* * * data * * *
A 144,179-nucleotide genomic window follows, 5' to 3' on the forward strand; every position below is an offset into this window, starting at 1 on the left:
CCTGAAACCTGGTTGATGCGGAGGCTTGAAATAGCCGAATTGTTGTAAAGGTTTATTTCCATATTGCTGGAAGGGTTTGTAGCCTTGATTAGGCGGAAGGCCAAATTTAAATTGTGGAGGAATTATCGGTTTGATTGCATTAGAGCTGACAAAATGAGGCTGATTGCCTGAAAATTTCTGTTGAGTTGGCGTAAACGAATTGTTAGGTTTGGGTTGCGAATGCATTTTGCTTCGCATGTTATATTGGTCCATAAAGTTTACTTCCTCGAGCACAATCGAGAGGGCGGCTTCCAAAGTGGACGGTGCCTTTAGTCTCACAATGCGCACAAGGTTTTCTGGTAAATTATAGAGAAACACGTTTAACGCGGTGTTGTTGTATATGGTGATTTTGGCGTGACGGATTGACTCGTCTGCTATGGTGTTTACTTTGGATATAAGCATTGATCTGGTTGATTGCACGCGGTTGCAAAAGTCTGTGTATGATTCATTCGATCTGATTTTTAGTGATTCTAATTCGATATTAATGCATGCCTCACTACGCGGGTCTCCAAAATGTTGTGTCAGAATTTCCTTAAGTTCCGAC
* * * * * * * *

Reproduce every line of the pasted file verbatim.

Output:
A 144,179-nucleotide genomic window follows, 5' to 3' on the forward strand; every position below is an offset into this window, starting at 1 on the left:
CCTGAAACCTGGTTGATGCGGAGGCTTGAAATAGCCGAATTGTTGTAAAGGTTTATTTCCATATTGCTGGAAGGGTTTGTAGCCTTGATTAGGCGGAAGGCCAAATTTAAATTGTGGAGGAATTATCGGTTTGATTGCATTAGAGCTGACAAAATGAGGCTGATTGCCTGAAAATTTCTGTTGAGTTGGCGTAAACGAATTGTTAGGTTTGGGTTGCGAATGCATTTTGCTTCGCATGTTATATTGGTCCATAAAGTTTACTTCCTCGAGCACAATCGAGAGGGCGGCTTCCAAAGTGGACGGTGCCTTTAGTCTCACAATGCGCACAAGGTTTTCTGGTAAATTATAGAGAAACACGTTTAACGCGGTGTTGTTGTATATGGTGATTTTGGCGTGACGGATTGACTCGTCTGCTATGGTGTTTACTTTGGATATAAGCATTGATCTGGTTGATTGCACGCGGTTGCAAAAGTCTGTGTATGATTCATTCGATCTGATTTTTAGTGATTCTAATTCGATATTAATGCATGCCTCACTACGCGGGTCTCCAAAATGTTGTGTCAGAATTTCCTTAAGTTCCGAC